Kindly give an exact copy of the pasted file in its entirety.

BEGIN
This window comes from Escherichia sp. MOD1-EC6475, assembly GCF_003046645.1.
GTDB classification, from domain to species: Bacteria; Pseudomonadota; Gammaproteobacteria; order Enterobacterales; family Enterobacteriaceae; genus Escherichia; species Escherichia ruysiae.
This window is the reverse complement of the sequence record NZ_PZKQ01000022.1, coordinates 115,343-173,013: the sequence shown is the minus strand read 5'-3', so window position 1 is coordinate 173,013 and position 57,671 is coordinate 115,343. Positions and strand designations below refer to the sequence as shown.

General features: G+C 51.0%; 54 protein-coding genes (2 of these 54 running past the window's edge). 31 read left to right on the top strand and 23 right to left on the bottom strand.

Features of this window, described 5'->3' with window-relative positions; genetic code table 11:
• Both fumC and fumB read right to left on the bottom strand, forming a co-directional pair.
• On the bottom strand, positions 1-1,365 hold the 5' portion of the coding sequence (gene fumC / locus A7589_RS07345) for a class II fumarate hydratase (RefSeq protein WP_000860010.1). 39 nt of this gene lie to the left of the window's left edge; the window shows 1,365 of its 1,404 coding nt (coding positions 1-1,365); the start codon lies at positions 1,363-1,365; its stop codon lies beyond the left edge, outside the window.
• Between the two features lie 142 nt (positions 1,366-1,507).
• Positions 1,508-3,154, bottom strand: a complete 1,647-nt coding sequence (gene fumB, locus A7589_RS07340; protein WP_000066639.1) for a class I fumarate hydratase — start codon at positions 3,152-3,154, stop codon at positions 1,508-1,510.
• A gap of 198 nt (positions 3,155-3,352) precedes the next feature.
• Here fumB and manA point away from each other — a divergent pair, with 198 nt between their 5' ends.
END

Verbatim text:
This window comes from Escherichia sp. MOD1-EC6475, assembly GCF_003046645.1.
GTDB classification, from domain to species: Bacteria; Pseudomonadota; Gammaproteobacteria; order Enterobacterales; family Enterobacteriaceae; genus Escherichia; species Escherichia ruysiae.
This window is the reverse complement of the sequence record NZ_PZKQ01000022.1, coordinates 115,343-173,013: the sequence shown is the minus strand read 5'-3', so window position 1 is coordinate 173,013 and position 57,671 is coordinate 115,343. Positions and strand designations below refer to the sequence as shown.

General features: G+C 51.0%; 54 protein-coding genes (2 of these 54 running past the window's edge). 31 read left to right on the top strand and 23 right to left on the bottom strand.

Features of this window, described 5'->3' with window-relative positions; genetic code table 11:
• Both fumC and fumB read right to left on the bottom strand, forming a co-directional pair.
• On the bottom strand, positions 1-1,365 hold the 5' portion of the coding sequence (gene fumC / locus A7589_RS07345) for a class II fumarate hydratase (RefSeq protein WP_000860010.1). 39 nt of this gene lie to the left of the window's left edge; the window shows 1,365 of its 1,404 coding nt (coding positions 1-1,365); the start codon lies at positions 1,363-1,365; its stop codon lies beyond the left edge, outside the window.
• Between the two features lie 142 nt (positions 1,366-1,507).
• Positions 1,508-3,154, bottom strand: a complete 1,647-nt coding sequence (gene fumB, locus A7589_RS07340; protein WP_000066639.1) for a class I fumarate hydratase — start codon at positions 3,152-3,154, stop codon at positions 1,508-1,510.
• A gap of 198 nt (positions 3,155-3,352) precedes the next feature.
• Here fumB and manA point away from each other — a divergent pair, with 198 nt between their 5' ends.